I grew up wearing a Catholic school uniform and saying the Hail Mary, so my knowledge of Hanukkah and latkes is limited at best. When I saw that the Whole Foods Culinary Center was offering a 3-hour hands-on latke making class, I was intrigued. I’ve always wanted to make my own latkes, but figured I could benefit from a structured class. Last night’s course was taught by Jayne Cohen author of Jewish Holiday Cooking and contributor to The New York Times, Bon Appetit, Gourmet, and Jewish Woman Magazine.
We began the evening with some basic latke-making lessons:
latke batter should be room temperature; cold batter will lower the oil temperature, causing the latkes to absorb too much oil.
A very wet batter will produce steam resulting in soggy, greasy latkes. Remove as much water as possible from the batter before frying. We used our hands to squeeze out moisture, but you could also wrap the potato shreds in a piece of cloth and wring it out that way.
Heat your pan over the highest setting recommended by the manufacturer – you want that oil to get hot!
Regular everyday olive oil adds a great flavor and fragrance (don’t use extra-virgin), but for wetter and more fragile batters (like sweet potato latkes) you might want to use an oil with a higher smoke point, such as canola.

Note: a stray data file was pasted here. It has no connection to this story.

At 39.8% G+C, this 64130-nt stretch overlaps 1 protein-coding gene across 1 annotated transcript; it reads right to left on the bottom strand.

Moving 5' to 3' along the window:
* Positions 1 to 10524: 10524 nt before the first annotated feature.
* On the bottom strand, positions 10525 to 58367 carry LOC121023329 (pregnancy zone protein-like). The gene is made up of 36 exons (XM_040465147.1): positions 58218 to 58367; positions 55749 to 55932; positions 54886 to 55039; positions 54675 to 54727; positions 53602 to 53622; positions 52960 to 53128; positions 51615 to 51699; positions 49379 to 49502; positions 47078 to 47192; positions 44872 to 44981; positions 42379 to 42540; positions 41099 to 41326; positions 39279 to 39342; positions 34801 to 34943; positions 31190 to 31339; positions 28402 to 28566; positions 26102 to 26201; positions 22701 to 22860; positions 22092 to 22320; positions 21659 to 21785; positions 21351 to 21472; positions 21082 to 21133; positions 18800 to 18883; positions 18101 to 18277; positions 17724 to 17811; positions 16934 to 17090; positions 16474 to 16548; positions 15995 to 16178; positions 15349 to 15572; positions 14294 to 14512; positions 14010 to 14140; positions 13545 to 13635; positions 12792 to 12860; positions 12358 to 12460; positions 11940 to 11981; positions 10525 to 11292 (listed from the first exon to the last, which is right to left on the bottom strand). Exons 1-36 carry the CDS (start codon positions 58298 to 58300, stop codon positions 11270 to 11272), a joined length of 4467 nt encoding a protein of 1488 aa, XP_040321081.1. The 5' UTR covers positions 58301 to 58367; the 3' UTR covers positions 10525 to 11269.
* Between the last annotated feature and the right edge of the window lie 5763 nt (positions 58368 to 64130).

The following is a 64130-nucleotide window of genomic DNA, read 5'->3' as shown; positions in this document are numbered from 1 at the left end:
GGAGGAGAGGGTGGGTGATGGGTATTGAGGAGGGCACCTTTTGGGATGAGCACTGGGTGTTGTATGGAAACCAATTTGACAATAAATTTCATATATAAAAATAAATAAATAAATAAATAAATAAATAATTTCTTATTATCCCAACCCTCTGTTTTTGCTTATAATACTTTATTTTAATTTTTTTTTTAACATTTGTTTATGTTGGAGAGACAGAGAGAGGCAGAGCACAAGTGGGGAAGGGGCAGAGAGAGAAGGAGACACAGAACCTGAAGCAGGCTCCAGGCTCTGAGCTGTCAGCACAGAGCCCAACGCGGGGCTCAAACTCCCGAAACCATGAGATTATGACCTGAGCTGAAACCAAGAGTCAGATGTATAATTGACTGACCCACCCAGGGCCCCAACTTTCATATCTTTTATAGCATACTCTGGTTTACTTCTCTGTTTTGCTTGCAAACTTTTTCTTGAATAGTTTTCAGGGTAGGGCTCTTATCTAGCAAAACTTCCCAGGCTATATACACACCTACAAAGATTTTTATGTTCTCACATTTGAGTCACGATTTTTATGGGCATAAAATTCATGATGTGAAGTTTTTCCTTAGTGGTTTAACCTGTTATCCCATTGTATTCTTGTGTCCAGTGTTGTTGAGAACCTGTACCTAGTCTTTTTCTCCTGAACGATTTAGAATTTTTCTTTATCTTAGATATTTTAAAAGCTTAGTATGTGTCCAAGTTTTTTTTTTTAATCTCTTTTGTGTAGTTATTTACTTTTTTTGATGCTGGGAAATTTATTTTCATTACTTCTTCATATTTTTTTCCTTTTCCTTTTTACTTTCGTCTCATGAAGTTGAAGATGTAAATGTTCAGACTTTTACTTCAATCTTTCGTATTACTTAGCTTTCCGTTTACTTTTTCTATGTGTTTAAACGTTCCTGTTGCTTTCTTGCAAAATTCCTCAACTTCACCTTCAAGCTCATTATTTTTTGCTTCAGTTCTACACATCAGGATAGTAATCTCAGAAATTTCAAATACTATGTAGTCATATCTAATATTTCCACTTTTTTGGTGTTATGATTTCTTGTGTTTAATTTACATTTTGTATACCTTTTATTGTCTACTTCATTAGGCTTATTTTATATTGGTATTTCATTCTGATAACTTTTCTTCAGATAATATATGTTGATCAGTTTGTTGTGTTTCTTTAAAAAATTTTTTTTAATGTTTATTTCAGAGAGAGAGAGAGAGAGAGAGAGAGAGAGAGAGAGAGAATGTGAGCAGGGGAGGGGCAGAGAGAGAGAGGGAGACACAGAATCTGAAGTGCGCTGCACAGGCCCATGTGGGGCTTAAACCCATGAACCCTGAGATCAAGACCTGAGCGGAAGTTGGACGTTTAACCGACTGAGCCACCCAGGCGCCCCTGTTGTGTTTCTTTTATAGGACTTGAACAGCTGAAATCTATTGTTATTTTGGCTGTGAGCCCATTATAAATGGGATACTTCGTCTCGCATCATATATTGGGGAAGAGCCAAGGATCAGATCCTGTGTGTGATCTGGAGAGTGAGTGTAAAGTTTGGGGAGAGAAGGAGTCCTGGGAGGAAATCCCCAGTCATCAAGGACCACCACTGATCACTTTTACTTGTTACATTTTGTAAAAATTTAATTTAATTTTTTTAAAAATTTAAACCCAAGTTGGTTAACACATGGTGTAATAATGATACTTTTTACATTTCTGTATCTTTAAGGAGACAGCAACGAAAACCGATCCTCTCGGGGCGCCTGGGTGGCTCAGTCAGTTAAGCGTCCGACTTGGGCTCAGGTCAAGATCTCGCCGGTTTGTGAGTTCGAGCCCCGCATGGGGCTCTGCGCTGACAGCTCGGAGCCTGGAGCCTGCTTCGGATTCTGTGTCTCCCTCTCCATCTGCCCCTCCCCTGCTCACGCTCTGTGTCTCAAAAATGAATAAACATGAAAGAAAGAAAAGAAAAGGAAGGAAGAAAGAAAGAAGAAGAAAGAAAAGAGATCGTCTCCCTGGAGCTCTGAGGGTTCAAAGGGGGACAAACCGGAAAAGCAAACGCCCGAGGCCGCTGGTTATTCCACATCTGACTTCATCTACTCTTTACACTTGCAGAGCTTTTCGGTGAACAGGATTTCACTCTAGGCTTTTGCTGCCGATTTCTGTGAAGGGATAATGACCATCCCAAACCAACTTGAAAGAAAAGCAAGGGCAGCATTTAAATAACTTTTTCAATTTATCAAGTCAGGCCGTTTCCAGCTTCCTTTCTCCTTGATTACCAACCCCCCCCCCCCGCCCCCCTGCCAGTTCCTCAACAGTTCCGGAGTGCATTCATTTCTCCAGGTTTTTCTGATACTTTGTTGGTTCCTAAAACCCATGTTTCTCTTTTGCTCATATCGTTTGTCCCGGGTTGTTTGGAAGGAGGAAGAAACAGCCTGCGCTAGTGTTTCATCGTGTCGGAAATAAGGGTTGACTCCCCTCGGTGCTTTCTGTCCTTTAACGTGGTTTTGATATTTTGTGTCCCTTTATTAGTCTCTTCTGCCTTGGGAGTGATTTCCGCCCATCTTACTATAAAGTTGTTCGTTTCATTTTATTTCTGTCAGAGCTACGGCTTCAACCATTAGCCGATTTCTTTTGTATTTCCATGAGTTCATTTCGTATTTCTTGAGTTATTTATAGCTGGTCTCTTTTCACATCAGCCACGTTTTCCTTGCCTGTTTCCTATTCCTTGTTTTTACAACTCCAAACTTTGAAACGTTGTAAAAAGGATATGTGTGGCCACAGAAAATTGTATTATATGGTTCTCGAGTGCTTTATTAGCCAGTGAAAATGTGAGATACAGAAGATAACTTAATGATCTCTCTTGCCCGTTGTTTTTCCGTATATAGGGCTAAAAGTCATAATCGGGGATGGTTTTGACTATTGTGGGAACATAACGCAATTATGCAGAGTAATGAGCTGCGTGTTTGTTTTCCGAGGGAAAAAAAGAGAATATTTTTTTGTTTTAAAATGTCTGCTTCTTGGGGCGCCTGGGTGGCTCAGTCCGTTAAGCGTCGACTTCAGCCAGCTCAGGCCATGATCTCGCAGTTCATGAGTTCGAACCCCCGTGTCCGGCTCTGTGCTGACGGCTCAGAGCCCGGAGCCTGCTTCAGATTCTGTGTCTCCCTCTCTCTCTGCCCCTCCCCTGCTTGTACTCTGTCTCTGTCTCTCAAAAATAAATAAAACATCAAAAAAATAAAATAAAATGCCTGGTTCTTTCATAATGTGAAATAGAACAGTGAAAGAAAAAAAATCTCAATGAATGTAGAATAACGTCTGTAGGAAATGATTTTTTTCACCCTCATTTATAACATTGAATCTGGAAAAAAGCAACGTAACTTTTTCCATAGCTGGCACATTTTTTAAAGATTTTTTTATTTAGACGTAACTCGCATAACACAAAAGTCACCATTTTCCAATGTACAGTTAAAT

To test if the oil is hot enough, stand a wooden spoon handle or chopstick in the pan of oil. If bubbles form around it, the oil is ready. You could also flick a bit of flour into the oil; if it sizzles, start frying.
Remove burnt fragments of batter from the pan between batches as these can affect the taste of the latkes. You may also need to add more oil every few batches or so.
Latkes can be kept on a rack, loosly covered at room temperature for a few hours. Do NOT refrigerate latkes as this will make them soggy.
If you need to store latkes for a longer amount of time, wait until they are cooled and then slide them into the freezer. Once they are solidly frozen, remove from rack, and store in a ziploc bag or airtight container. Reheat frozen latkes by heating in a 400 F oven until crisp.